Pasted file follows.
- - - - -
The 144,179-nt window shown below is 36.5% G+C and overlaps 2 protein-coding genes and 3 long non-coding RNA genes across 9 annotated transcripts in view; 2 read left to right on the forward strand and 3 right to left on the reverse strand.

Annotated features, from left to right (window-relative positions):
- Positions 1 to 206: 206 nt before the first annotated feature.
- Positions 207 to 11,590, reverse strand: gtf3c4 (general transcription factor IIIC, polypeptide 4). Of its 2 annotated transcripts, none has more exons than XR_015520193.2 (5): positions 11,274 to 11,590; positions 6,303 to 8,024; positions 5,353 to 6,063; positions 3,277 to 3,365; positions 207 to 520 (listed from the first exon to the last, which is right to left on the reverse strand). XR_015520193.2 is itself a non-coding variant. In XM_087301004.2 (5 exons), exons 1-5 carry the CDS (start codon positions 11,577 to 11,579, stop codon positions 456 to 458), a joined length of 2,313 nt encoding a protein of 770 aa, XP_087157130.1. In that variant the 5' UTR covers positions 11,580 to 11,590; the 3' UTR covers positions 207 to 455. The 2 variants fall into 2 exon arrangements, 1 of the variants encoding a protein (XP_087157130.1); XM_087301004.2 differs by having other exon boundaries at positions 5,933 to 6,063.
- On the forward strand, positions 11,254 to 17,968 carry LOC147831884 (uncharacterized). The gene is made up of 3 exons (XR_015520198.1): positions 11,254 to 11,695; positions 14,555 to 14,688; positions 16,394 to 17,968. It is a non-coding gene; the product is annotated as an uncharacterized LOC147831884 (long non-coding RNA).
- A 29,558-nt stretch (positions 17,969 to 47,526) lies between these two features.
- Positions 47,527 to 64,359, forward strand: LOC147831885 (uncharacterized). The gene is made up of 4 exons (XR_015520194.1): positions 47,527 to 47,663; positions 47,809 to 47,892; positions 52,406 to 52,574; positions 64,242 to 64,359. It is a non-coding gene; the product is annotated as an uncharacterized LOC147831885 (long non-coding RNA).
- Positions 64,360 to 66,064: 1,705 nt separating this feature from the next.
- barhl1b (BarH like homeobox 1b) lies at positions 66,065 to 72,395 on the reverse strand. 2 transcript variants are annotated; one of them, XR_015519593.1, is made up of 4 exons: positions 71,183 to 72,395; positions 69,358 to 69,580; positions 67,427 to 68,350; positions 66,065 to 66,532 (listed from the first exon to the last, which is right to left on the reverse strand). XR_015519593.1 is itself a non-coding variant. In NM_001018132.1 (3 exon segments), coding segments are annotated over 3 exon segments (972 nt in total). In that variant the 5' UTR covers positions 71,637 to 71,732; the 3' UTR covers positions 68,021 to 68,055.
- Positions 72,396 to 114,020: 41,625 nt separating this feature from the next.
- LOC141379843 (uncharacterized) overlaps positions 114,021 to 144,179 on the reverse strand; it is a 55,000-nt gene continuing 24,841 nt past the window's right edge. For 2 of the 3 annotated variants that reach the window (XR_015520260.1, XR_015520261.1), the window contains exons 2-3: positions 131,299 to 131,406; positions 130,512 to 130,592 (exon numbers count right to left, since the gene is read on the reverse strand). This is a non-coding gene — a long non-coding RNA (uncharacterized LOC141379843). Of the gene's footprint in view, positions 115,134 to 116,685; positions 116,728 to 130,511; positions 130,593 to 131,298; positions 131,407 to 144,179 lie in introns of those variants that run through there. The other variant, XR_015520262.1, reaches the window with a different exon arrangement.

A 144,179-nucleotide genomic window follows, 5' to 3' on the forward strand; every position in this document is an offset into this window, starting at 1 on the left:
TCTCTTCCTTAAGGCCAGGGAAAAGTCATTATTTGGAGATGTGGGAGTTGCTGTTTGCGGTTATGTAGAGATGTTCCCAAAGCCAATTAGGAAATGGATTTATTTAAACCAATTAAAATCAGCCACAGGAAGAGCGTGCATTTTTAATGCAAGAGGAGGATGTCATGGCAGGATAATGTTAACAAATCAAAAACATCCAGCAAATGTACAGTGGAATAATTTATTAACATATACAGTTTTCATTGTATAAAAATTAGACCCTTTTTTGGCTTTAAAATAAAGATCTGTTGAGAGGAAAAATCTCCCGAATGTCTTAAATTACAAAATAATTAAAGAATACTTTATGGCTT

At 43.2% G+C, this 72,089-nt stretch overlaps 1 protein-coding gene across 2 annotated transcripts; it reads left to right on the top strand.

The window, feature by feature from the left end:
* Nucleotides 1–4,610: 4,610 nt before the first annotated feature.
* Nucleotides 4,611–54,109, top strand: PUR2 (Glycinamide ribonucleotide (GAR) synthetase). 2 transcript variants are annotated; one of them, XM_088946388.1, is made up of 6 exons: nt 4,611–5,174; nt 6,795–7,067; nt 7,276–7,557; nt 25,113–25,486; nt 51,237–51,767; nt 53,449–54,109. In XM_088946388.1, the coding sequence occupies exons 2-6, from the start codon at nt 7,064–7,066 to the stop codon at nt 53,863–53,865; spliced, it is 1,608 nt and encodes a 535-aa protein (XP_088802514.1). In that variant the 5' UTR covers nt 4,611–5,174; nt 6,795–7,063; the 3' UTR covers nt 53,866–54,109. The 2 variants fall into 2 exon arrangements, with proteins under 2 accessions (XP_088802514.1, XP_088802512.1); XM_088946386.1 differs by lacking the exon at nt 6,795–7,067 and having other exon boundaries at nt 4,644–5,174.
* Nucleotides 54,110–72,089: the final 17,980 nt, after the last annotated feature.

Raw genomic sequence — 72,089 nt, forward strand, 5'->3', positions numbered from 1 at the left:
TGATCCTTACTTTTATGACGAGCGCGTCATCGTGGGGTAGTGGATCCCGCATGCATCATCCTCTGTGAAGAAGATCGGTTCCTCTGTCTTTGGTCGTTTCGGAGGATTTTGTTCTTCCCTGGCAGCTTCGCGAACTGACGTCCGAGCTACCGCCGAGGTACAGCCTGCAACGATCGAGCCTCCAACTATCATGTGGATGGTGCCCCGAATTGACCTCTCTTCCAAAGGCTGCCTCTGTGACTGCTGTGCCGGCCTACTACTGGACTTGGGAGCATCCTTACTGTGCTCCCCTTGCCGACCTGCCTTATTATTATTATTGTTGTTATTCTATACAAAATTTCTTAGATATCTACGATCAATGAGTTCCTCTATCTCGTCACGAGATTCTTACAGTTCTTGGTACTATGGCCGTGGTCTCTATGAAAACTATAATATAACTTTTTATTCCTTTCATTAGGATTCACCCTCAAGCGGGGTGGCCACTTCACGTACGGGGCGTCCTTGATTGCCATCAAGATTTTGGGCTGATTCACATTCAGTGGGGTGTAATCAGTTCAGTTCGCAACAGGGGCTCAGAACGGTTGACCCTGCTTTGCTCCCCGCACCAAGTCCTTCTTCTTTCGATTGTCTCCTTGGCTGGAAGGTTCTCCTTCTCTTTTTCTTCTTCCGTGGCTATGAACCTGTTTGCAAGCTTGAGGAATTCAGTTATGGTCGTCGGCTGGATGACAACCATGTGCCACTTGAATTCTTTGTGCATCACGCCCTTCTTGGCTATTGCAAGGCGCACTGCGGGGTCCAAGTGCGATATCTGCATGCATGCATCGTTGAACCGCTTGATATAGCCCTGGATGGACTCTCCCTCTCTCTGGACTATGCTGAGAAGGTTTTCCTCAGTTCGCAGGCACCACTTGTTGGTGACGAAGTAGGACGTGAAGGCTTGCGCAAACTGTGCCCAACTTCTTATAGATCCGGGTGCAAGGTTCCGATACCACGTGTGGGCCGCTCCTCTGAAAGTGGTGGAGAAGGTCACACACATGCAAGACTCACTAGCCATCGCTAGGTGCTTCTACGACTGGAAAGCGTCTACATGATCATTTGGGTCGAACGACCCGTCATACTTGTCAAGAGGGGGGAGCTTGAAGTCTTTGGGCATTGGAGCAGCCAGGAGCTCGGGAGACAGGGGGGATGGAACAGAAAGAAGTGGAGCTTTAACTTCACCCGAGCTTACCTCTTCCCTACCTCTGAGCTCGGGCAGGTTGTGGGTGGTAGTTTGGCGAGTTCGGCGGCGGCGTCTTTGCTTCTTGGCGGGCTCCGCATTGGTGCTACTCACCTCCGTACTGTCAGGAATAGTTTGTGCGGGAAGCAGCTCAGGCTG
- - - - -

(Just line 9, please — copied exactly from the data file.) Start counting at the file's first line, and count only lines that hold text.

- barhl1b (BarH like homeobox 1b) lies at positions 66,065 to 72,395 on the reverse strand. 2 transcript variants are annotated; one of them, XR_015519593.1, is made up of 4 exons: positions 71,183 to 72,395; positions 69,358 to 69,580; positions 67,427 to 68,350; positions 66,065 to 66,532 (listed from the first exon to the last, which is right to left on the reverse strand). XR_015519593.1 is itself a non-coding variant. In NM_001018132.1 (3 exon segments), coding segments are annotated over 3 exon segments (972 nt in total). In that variant the 5' UTR covers positions 71,637 to 71,732; the 3' UTR covers positions 68,021 to 68,055.